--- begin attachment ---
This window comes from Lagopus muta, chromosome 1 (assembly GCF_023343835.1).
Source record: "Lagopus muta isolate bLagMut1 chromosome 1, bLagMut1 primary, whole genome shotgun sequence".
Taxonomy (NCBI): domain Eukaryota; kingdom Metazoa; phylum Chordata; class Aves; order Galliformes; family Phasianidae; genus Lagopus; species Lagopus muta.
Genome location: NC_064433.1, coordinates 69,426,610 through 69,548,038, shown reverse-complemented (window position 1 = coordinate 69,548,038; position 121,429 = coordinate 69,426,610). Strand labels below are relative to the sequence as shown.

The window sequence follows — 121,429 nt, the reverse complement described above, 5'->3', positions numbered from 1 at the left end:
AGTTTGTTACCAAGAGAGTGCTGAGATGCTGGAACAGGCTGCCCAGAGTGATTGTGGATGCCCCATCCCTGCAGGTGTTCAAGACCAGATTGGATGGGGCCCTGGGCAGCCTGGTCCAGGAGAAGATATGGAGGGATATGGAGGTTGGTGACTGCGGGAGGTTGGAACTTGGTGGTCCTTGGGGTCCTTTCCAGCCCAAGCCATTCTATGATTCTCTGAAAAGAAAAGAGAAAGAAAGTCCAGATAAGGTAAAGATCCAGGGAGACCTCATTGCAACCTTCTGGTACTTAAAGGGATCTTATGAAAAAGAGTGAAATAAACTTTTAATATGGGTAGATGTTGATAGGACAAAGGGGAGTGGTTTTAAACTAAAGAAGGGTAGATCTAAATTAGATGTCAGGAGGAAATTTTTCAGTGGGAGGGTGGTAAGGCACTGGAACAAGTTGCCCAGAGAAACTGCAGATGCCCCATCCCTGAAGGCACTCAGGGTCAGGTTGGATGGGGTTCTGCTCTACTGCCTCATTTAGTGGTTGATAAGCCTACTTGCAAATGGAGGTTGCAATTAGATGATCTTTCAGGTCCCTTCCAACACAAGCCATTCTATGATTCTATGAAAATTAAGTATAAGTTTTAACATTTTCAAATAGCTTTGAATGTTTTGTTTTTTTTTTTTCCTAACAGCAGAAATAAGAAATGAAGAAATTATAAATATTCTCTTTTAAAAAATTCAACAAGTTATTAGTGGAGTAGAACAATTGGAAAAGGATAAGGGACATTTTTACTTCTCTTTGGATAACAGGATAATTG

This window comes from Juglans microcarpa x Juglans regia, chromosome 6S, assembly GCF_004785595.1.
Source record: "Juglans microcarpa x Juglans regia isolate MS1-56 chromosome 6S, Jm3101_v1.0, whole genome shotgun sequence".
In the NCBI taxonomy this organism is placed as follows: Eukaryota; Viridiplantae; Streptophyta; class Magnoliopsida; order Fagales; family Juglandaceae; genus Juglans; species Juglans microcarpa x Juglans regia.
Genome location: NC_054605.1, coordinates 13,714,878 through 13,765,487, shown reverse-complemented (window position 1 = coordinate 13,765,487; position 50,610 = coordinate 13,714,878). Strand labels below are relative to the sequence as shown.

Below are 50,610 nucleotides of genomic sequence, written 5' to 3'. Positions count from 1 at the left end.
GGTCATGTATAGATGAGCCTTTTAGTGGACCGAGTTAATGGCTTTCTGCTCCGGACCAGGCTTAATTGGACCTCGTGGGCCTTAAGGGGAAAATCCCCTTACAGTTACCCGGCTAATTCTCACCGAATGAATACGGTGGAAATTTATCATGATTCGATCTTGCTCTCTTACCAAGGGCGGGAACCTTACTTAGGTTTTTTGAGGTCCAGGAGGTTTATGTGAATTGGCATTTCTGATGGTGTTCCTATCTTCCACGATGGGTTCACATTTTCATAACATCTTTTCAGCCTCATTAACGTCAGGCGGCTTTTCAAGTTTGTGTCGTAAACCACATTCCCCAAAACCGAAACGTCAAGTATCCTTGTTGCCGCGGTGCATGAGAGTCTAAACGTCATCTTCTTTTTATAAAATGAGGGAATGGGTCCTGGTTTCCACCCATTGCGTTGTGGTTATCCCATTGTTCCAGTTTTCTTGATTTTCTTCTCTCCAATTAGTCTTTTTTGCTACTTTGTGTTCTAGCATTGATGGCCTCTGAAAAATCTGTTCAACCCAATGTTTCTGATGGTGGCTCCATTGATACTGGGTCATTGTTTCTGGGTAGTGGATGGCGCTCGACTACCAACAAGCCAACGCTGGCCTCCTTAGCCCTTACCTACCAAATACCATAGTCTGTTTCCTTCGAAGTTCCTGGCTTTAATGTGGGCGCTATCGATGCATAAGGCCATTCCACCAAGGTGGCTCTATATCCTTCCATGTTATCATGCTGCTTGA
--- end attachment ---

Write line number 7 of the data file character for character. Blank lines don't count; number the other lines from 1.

This window comes from Juglans microcarpa x Juglans regia, chromosome 6S, assembly GCF_004785595.1.